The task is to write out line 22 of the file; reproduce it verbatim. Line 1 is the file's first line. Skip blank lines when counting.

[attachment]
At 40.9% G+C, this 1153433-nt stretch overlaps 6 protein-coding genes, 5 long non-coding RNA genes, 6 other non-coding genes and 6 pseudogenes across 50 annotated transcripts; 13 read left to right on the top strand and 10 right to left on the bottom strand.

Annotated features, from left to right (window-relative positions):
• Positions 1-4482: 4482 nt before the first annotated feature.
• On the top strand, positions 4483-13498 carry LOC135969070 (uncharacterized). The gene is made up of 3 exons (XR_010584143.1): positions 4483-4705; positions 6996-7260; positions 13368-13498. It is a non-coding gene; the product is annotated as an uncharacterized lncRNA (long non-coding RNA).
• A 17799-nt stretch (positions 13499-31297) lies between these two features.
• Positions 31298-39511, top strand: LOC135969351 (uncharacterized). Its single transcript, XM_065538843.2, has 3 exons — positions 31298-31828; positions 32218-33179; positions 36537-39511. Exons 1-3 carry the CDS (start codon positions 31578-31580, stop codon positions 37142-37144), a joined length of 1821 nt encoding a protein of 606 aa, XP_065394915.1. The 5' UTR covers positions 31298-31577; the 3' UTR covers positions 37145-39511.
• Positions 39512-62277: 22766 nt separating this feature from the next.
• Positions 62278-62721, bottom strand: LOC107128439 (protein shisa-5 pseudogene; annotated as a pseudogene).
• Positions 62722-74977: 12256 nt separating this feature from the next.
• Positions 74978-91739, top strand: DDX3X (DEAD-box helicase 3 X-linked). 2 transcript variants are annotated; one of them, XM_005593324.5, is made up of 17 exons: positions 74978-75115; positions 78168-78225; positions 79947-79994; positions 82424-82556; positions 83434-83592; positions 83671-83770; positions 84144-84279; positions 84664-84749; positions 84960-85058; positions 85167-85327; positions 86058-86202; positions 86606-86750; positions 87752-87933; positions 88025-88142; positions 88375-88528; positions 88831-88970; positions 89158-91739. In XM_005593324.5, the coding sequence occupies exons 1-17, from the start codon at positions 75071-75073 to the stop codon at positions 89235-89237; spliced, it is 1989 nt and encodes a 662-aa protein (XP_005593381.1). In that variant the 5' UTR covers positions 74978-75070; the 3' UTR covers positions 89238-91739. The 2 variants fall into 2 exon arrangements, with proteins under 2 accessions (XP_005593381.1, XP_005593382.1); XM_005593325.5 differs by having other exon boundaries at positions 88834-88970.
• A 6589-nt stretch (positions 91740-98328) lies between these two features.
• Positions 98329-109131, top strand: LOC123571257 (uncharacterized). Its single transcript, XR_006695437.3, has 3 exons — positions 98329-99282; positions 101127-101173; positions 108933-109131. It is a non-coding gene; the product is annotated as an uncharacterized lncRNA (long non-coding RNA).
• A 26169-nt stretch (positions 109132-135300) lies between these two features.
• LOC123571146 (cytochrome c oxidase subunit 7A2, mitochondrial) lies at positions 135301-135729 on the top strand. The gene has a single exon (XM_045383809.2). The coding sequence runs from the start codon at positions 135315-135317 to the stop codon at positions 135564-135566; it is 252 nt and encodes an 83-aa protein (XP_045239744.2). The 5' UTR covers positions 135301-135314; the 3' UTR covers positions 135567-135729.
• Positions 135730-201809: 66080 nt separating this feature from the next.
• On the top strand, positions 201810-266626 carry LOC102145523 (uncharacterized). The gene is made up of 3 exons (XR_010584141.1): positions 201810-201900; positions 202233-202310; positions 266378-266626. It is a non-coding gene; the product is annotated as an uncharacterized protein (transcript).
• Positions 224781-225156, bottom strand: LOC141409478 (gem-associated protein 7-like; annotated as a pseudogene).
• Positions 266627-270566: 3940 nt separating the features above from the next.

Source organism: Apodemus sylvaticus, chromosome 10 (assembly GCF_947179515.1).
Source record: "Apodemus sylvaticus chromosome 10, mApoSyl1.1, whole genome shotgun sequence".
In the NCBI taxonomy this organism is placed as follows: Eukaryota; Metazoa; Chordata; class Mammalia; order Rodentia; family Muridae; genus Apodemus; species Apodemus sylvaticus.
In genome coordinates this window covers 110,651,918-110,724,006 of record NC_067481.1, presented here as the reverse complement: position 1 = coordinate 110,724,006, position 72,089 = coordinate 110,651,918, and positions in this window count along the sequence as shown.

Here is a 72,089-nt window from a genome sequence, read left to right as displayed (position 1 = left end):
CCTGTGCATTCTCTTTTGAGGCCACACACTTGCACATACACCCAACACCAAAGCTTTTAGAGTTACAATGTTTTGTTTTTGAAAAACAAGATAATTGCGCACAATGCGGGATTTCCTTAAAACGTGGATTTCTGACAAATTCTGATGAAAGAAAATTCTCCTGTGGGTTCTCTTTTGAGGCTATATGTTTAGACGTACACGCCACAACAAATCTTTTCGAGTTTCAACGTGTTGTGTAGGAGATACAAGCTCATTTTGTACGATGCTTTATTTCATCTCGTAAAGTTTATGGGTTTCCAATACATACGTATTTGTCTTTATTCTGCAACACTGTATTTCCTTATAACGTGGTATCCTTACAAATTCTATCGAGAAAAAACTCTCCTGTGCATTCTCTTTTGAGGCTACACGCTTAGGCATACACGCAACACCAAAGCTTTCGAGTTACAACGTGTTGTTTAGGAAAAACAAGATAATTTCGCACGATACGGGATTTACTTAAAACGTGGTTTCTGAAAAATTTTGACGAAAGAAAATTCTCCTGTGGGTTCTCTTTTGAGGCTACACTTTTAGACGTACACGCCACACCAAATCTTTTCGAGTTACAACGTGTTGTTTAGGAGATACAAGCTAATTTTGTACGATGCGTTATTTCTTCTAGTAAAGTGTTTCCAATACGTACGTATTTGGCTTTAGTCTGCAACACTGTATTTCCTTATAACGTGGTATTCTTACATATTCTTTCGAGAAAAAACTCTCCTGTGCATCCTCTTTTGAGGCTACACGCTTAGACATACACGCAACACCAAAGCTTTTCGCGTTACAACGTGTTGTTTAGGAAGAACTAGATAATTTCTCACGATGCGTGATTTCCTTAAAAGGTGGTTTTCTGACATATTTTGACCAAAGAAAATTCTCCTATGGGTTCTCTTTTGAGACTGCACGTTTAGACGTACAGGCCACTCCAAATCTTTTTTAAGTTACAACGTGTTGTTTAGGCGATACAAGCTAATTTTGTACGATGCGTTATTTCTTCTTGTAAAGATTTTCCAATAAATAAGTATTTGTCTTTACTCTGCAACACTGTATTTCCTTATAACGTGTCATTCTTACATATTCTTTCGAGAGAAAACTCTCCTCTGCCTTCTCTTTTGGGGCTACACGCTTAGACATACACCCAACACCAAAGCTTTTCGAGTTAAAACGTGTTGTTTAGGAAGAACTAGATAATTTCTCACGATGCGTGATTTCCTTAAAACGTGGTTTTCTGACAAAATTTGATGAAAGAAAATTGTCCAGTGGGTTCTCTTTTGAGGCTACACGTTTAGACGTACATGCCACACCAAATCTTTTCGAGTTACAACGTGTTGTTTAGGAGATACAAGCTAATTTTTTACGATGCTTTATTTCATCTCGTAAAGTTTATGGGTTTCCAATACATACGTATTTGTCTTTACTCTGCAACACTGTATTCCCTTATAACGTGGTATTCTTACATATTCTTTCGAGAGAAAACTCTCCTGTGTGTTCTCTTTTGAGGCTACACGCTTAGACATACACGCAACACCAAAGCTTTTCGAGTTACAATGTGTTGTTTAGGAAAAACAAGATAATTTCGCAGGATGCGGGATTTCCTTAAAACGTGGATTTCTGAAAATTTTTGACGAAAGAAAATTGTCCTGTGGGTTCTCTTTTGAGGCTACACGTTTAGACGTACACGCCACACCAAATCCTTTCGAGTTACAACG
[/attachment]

In genome coordinates this window covers 110,651,918-110,724,006 of record NC_067481.1, presented here as the reverse complement: position 1 = coordinate 110,724,006, position 72,089 = coordinate 110,651,918, and positions in this window count along the sequence as shown.